The national average gas price eclipsed $3.90 last week, leaving March auto sales awash in high-mpg choices. With two new variants hitting dealerships, the Toyota Prius saw its best sales month in nearly 12 years of U.S. sales. Half of the 10 best-sellers offer a hybrid version, and two of the non-hybrids have versions with EPA highway ratings of 40 mpg or better.
Fuel prices are ramping up faster than their usual summer gains, and there's a 20% chance that prices could spike to nearly $6 a gallon, industry research firm IHS says.
"Only 3 percent of consumer budgets go to gasoline. That’s tiny," IHS chief economist Nariman Behravesh told attendees at a conference sponsored by IHS and the National Automobile Dealers Association on the eve of the 2012 New York International Auto Show. "But here's the psychological part of it: They're seeing the prices every time they go to the pump."
What Is Causing the Boost?
In the near term, two factors are pushing gas prices higher. The first is supply disruptions and limited capacity. "There's not a lot of spare capacity worldwide for a variety of reasons," Behravesh said, noting supply disruptions in Yemen, Sudan and Syria are partly to blame for the price of oil.
Then there's what Behravesh called the "Iran risk premium," or a bump in gas prices from months-long fears of war with Iran. We won’t go too much into the weeds, but sanctions over the country's nuclear program could induce the country to disrupt the Strait of Hormuz, a vital shipping lane for oil. The situation remains tenuous, and IHS says "accidental" escalations, not a military strike, could lead Iran to shut Hormuz. Such fears have already driven oil up $20 to $30 per barrel.
Brent crude oil — which largely determines what drivers pay at the pump, according to IHS analysis director Mike Wall — traded at $125 a barrel on Tuesday.
"There are two narrow shipping channels there — it's fairly easy to mine," Behravesh said. "NATO forces, especially American forces, would clear [the strait], but you would have a period of a few weeks where oil could not come out of the Persian Gulf."
Twenty percent of the world's oil comes from that region. If this happened in January 2013, IHS projects oil prices would spike to $240 a barrel then retreat to $160 by spring and return to around $120 by summer.
What does that mean for drivers? Expect pump prices to spike to "the upper $5s," Wall said. Consumers would respond with a sudden, if short-lived, shift to hybrids and plug-in vehicles. The latter group was largely unavailable during gas-price spikes in 2008.
Would Nissan, GM and other plug-in automakers be able to fill the demand? GM has more Chevrolet Volts on hand than it knows what to do with, after all. But Wall suspects not. "I don’t think there is really enough [manufacturing] capacity to accommodate” an Iran-fueled spike in demand, he said.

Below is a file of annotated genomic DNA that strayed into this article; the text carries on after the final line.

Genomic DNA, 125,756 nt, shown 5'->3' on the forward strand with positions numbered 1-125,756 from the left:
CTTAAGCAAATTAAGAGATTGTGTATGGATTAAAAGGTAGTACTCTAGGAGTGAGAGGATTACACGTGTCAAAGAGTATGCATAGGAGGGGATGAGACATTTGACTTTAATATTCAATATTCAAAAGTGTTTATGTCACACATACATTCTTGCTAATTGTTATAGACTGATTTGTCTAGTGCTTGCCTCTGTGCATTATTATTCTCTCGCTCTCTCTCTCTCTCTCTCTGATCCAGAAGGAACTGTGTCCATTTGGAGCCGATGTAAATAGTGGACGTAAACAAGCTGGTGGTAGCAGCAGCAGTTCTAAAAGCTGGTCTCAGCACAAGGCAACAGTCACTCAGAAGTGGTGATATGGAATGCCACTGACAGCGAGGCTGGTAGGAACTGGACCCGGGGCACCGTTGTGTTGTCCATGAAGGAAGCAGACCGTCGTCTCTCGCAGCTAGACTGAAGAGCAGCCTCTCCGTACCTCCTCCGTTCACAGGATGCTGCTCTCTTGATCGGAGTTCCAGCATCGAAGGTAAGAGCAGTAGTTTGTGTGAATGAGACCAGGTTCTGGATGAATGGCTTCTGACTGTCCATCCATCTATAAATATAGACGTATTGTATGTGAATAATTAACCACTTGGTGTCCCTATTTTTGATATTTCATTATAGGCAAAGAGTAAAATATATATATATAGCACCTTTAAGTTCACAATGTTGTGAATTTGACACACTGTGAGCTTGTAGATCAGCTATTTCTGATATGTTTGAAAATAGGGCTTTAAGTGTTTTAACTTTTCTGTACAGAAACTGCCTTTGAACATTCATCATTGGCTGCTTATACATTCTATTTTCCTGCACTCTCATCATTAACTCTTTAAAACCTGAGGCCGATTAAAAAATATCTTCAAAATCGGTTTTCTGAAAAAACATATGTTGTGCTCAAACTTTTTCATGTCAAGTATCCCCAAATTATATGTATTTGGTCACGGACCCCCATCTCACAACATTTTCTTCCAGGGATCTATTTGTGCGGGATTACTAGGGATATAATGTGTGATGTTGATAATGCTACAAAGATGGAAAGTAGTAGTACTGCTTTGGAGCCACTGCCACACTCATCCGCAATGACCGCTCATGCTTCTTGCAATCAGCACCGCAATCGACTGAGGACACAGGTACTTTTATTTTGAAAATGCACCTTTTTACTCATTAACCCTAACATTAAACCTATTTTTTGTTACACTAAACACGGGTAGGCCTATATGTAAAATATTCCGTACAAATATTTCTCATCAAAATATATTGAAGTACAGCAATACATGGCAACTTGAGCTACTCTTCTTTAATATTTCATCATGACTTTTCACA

Nissan might fare better. The automaker is shifting production of its Leaf electric vehicle to the U.S. — a move that could allow Nissan to meet the demand, fellow analyst Tracy Handler noted.
Either way, IHS says a spike to $200 or more per barrel could do serious damage to an auto industry just beginning to enjoy better times.
In the long term, Behravesh sees vast quantities of oil from unconventional sources: shale, tar sands and more. "So all of a sudden the prospects for energy supply, for energy prices, in the medium to long term are looking quite good," he said.
No Big Shift Yet
The Middle East may push gas prices higher, but consumers are sticking to the types of cars they own. Even as gas neared $4 a gallon, Detroit’s full-size pickups combined to improve 13.4% in March sales. Even the age-old Chevrolet Avalanche, which the EPA rates at just 17 mpg combined, flew 25.9%. And the Dodge Challenger, whose city EPA mileage is in the teens, saw its best sales month yet.
"There is still a market for that car, even with $4-a-gallon gasoline," an upbeat Reid Bigland, who oversees Chrysler's U.S. sales, told conference attendees. Indeed, a study last month by CNW Automotive Research showed that 82 percent of consumers still trade their cars for the same segment of vehicle, despite more than four-fifths of them listing fuel economy among the top three reasons they traded in their cars.
"Downsizing is now a function of practicality or driving needs rather than an attempt to boost fuel economy," CNW said in a statement. "In fact, of all the respondents, only 7% of large-car owners traded for a smaller model — barely more than in 2007."
Gas prices would have to reach $4.75 a gallon for consumers to make radical shifts, CNW predicts. An Iran crisis could bring that overnight — but short of it, today's choices and gas prices may not require a change in the type of car you own.
"People look at an 11-year-old car,” said Ford marketing chief Jim Farley, referencing the median age of today’s cars reaching a record 10.8 years. "Remember, most of those vehicles are V-6s," Farley said. "It's totally conceivable now that they can get the same class of vehicle for 10 miles per gallon better."